A group of Muslims praying outside a concentration camp; such a sight stopped passer-byers in their tracks. Earlier this month, a delegation of prominent US Muslims and Jews visited camps in Dachauin, Germany and Auschwitz, Poland. The eight Muslim participants represented America’s diverse community including Arab, South Asian, African-American, Caucasian, Sunni and Shiite. Never before has such an interfaith effort been documented, some called these events historic, while participants simply called it ‘transformative.’
The special delegation was organized to combat the recent rise of holocaust denial seen amongst Muslim and non-Muslim circles. "The best way to convince someone about the truth of something is to let them see it for themselves and experience it for themselves," said Rabbi Bemporad of the Center for Interreligious Understanding in Carlstadt. "It was important to take Muslim leaders who have a really significant following in the Muslim-American community."
The trip was organized by an Orthodox Jew, Marshall Bregger and a reform clergyman, Rabbi Jack Bemporad, as well as attended by Hannah Rosenthal – a member of President Obama’s envoy to combat anti-Semitism. Many of Rosenthal’s family members died at the Nazi concentration camp in Auschwitz. The imams “were totally aware that they were visiting my family cemetery, and they were very loving about it,” Rosenthal said.
Upon their return, a statement was released by the eight imam participants, acknowledging the six million Jewish deaths, among 12 million Holocaust deaths overall. "We condemn any attempts to deny this historical reality and declare such denials or any justification of this tragedy as against the Islamic code of ethics."
Shaykh Yasir Qadhi of Connecticut was one of several participants who found the experience overwhelming. "It was a very moving experience for all of us imams, in particular myself. I had never seen anything like this. I was just overwhelmed throughout the entire trip. I was just overwhelmed at the sheer inhumanity of it. I could not comprehend how such evil could be unleashed." Laila Mohammed, daughter of the late Imam W.D. Muhammad, was quoted as saying “I felt the same thing I feel when I leave a janazah, a funeral, of someone who is in our family. I felt like I had just witnessed the loss of my family.”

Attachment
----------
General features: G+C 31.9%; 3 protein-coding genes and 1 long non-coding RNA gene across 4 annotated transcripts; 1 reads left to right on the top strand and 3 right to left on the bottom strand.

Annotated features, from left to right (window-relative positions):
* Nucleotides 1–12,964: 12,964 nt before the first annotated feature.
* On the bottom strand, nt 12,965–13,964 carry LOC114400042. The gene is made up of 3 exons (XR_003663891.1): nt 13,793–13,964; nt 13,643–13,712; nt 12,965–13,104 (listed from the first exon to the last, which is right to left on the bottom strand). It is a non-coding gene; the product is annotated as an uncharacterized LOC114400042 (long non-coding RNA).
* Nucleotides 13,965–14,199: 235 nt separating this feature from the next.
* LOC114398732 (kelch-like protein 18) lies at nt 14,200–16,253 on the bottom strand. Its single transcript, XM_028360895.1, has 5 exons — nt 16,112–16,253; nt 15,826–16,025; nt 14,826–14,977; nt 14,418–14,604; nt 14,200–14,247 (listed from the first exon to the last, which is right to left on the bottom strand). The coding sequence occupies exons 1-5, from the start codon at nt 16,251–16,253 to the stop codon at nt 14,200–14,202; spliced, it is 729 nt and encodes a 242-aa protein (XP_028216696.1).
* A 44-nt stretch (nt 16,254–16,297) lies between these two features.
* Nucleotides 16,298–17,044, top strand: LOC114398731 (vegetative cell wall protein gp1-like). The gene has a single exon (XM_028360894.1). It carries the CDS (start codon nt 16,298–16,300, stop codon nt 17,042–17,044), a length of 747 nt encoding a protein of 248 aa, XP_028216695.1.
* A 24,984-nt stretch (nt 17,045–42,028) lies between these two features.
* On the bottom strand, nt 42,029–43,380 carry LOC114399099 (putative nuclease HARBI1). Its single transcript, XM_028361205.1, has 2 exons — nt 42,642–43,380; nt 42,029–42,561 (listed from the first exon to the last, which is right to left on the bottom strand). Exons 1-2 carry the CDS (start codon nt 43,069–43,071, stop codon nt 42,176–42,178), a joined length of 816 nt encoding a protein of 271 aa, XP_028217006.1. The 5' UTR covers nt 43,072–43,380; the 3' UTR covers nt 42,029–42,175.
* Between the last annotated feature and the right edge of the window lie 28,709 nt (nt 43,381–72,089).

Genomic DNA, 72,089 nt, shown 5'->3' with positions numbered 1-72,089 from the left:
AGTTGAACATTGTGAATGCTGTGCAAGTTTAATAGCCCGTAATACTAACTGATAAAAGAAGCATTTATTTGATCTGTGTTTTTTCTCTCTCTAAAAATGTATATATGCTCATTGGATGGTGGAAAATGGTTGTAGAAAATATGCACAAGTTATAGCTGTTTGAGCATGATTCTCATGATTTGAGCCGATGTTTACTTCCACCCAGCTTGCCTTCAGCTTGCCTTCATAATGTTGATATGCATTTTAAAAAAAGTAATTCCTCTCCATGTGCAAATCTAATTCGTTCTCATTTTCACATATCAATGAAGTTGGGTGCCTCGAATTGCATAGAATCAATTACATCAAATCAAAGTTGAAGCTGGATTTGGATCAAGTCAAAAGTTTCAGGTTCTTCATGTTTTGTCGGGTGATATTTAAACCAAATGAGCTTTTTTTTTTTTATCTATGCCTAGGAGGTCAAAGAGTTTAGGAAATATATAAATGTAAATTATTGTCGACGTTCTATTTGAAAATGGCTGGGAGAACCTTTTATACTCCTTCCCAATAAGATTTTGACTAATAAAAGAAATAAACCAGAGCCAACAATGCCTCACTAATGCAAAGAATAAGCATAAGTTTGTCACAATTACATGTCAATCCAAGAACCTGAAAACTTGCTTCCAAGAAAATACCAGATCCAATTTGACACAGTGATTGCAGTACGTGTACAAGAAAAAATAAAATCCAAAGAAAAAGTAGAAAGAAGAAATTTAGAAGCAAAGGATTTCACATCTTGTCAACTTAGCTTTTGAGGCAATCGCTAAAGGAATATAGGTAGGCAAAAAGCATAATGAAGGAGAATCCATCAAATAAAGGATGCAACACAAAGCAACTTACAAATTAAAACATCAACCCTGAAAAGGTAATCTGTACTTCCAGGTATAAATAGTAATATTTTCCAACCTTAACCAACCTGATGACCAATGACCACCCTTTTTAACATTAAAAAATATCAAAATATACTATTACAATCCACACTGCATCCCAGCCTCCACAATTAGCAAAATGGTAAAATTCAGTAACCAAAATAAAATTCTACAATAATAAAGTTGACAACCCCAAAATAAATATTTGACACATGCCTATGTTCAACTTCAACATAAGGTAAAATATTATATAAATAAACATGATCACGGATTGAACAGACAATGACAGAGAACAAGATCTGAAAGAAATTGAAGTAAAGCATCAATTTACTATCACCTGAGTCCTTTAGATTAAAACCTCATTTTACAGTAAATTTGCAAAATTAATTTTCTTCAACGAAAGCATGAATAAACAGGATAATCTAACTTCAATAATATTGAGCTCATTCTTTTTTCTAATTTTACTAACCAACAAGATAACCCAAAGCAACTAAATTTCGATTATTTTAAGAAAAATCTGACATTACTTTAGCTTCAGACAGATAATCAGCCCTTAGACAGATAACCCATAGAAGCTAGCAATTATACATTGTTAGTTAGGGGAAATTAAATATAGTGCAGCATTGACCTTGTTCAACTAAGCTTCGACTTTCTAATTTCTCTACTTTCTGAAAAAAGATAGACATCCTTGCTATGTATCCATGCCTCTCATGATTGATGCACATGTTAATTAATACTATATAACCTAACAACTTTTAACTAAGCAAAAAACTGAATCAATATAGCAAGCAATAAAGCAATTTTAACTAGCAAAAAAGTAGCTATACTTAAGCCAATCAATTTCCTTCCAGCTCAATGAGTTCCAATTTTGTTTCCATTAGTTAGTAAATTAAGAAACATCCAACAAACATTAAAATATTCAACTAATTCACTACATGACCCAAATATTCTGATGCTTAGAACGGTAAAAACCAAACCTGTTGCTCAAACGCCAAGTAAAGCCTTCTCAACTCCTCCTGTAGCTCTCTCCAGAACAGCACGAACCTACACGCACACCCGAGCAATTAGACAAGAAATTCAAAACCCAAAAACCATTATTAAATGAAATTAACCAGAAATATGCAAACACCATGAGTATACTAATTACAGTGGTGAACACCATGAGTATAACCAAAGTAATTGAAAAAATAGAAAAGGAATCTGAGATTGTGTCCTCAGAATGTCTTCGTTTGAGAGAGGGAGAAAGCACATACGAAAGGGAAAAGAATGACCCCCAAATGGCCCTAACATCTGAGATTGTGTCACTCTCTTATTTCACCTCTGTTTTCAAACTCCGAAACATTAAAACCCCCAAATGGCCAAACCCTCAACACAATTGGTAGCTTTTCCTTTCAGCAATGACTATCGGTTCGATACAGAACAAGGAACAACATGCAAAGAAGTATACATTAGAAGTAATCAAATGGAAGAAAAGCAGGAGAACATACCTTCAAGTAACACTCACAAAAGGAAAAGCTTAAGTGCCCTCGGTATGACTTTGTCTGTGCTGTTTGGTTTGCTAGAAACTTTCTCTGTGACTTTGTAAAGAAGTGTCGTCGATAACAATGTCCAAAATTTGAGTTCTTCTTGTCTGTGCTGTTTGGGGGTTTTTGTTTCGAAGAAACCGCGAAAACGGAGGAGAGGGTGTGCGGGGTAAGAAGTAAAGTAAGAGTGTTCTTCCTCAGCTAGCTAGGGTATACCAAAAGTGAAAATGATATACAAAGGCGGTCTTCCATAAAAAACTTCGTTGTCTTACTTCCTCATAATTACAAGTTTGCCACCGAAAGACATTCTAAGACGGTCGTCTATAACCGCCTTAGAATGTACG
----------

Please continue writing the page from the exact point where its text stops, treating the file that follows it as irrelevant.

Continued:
Before this trip, most Muslim participants had known very little about the Holocaust, but were interested to learn more, and to personally see the reality of the historical tragedy. Although some of the Imams have previously worked alongside Jews in various inter-religious dialogue projects.
On the first night of Ramadan, the imams met with the Roman Catholic Cardinal of Krakow and the chief rabbi of Poland, who hosted them for dinner at a Turkish mosque in Munich. Trip organizers hope to coordinate similar interfaith delegations in the future.
Vanessa is a conflict analyst, interfaith-er and nonprofit professional.